The two Petes collaborated on this article. If you can guess who it is written in the style of, you win nothing, but may feel either proud or ashamed, at your discretion.
It was in a karaoke bar in Saitama that I first met Kobayashi Hikaru-san. This was not your high-end bar, like you’d find in Shibuya, or Harajuku, or any of the other hip spots. This was a thoroughly middle-class establishment. That didn’t stop us from proceeding to get very, very drunk along with a couple of his friends. I spent most of the night ignoring the interview and getting hit on by two very cute girls who gave me their keitei numbers.
It turned out that one of the cute Japanese girls had recognized me from the publicity photos for my band. I had started the band with a few buddies who noticed me jamming absentmindedly in the hallway of my apartment building in Harajuku. I was playing on the old guitar that I had left over from my punk-rock days. I had brought the instrument over here on a lark having felt pangs of nostalgia for my high school days and simpler times as I packed my suitcases to make the trip across the sea. So now, here in Japan, I have a cool band and this makes cute girls recognize me and hit on me even in dumpy karaoke bars. This is one of the reasons that I am so lucky. I live in Tokyo and relate the highlights of my wonderful life to you back in the States.
I hummed the first few bars of the victory theme to Dragon Quest III in Kobayashi san’s ear, and he smiled knowingly. “Yes,” he said. “This is why Microsoft will never succeed in our market. They just don’t understand us.” I smiled knowingly and sipped my vodka and Pocari Sweat. It’s a good piece of music; not as good as if it were sung by Nomiya Maki, formerly of The Pizzicato Five, but serviceable. It always made me feel somewhat sad, a little wistful. In the midst of the victory theme there is an element of sadness, sadness like I experienced when I was back in Illinois and I got into that fight with Billy Connor over whether Tekken or Virtua Fighter was the more realistic fighting experience. Bill punched me in the nose, and I ran home bleeding, vowing to escape Illinois and all that it represents. He’s probably selling used cars in Skokie, while I spend my afternoons playing pachinko in Akihabara. Yeah. Even if bittersweet, it’s still a victory.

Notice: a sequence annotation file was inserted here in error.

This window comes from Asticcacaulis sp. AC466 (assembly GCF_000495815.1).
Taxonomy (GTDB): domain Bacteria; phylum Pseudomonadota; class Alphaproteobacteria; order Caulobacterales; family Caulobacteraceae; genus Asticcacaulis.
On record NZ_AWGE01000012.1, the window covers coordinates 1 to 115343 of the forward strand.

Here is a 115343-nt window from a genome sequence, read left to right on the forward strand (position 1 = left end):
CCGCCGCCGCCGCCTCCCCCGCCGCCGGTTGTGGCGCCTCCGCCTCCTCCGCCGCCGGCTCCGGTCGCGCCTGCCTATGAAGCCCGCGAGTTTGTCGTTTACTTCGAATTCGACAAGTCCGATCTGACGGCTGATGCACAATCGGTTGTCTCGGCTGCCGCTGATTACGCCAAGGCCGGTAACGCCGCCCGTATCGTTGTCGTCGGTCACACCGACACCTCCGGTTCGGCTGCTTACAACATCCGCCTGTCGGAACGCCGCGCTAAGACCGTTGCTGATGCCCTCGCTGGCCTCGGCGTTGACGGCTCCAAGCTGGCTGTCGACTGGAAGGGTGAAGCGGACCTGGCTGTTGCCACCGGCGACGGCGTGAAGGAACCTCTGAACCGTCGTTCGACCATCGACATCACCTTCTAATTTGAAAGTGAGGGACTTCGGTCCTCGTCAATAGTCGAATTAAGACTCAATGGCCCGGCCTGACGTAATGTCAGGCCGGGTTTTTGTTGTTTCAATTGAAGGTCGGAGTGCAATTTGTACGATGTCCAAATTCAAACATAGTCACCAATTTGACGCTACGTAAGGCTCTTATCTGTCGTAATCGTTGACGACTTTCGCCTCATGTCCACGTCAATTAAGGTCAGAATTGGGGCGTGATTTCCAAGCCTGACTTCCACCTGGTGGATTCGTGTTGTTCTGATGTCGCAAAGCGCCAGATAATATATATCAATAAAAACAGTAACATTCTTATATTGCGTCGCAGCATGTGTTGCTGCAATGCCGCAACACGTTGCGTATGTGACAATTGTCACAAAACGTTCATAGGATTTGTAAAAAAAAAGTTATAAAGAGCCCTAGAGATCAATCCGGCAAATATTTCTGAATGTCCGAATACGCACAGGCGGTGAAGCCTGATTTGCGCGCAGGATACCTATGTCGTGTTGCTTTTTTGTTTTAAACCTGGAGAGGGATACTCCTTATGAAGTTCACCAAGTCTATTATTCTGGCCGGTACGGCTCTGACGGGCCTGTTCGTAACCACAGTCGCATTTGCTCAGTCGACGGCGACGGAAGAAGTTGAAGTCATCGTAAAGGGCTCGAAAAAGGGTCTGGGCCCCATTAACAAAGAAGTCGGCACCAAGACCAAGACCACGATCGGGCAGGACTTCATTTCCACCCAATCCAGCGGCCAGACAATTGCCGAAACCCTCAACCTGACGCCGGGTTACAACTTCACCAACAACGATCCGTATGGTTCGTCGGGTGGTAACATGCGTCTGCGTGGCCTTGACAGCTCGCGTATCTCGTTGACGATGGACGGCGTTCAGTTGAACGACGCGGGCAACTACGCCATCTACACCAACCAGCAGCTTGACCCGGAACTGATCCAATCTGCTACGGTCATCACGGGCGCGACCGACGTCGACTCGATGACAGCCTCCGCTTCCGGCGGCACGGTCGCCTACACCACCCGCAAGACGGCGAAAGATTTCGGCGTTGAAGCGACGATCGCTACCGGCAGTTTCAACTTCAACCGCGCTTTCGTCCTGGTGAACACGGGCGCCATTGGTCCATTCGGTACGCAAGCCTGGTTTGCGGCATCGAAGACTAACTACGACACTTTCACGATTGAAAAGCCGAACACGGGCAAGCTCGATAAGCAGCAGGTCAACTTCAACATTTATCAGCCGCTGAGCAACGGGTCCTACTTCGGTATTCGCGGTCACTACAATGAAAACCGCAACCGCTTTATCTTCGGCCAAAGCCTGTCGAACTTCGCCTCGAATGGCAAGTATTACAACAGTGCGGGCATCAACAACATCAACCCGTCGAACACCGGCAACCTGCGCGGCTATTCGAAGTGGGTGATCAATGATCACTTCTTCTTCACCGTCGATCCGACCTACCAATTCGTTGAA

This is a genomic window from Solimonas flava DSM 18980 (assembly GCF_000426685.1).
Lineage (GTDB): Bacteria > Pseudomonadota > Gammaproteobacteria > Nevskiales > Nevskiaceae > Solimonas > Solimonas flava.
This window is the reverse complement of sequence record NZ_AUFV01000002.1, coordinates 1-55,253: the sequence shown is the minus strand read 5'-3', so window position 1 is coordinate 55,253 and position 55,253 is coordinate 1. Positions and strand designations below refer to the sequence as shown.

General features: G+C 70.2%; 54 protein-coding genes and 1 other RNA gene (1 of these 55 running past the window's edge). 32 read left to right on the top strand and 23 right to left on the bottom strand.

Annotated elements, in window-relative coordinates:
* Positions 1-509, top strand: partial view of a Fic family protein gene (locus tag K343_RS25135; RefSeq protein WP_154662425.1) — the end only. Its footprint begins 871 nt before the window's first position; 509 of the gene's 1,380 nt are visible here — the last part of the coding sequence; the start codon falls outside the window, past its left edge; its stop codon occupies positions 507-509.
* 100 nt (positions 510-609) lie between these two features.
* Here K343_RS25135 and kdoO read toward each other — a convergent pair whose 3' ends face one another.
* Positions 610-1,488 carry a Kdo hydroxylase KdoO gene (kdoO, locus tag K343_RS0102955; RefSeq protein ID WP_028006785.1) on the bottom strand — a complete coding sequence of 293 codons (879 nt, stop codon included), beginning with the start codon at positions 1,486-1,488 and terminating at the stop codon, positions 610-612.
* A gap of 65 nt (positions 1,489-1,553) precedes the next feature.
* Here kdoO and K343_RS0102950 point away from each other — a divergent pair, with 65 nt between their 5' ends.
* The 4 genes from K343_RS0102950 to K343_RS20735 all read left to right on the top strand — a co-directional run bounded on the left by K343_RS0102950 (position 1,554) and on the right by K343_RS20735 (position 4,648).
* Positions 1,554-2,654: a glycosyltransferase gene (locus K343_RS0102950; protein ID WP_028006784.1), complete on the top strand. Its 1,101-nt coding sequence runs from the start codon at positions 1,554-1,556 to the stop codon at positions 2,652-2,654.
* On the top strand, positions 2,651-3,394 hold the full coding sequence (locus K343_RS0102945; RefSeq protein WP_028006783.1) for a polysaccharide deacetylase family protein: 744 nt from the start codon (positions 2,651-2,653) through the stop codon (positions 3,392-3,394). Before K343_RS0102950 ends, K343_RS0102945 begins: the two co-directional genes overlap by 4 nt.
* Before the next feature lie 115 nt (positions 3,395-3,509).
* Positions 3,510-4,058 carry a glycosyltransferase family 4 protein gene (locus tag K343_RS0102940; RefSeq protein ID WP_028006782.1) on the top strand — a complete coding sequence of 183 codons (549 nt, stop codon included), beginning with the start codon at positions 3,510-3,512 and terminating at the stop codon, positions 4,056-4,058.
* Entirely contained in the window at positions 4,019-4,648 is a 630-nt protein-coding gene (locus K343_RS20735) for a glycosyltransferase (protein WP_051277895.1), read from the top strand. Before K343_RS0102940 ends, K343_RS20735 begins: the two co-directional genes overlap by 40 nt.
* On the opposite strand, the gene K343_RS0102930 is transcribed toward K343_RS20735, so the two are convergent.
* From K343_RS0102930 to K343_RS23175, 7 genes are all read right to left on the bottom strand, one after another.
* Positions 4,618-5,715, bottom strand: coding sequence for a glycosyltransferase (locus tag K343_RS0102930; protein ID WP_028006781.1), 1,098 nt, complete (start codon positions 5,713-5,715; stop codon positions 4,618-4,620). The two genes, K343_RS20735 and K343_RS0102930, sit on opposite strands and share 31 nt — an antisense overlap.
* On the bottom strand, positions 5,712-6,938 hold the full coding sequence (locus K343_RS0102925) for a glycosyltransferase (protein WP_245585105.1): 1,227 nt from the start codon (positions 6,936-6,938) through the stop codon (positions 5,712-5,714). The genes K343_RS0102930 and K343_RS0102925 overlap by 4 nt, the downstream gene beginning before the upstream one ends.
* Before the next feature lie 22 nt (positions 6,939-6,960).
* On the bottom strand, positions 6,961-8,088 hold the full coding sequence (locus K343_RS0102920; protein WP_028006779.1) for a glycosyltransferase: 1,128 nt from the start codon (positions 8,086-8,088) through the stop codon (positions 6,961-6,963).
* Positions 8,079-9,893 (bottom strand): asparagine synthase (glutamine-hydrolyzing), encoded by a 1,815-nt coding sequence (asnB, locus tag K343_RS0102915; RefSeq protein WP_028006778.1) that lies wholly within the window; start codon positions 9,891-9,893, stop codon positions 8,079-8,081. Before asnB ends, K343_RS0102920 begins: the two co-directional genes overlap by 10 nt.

“We will be playing golf next Wednesday and would be honoured if you would join us,” said Kobayashi san. “What is your handicap?” This would be delicate. While I have nothing but respect for Mr Kobayashi, lead designer of Jack the Giant Killer, I had already committed to direct a cosplay drama depicting the redemption of Bowser. “I’m a 72,” I said. “But only on Congo Canopy.” There was a long silence, and he sipped his scotch. “Congo Canopy, I see. Perhaps another time.” Kobayashi san was letting me off easy. Sometimes what is left unspoken has a power stronger than a thousand shouted words. His game, seemingly just a cheap Donkey Kong knock off, shows this wisdom. The first level, where Jack climbs the entangled vines, at first seems baroque and labyrinthine, but that is just on the surface. Beneath the Aubrey Beardsley veneer (“the curves intuitively know / Which aspects of nouveau to save”) is a sparseness and a power that, in the end, are nothing less than a metaphor for the world in which we move: the birds and snails nipping at our heels, trying to make those of us who are trying to ascend plummet to our failure. Hikaru Kobayashi understands the fear of failure. So do we all.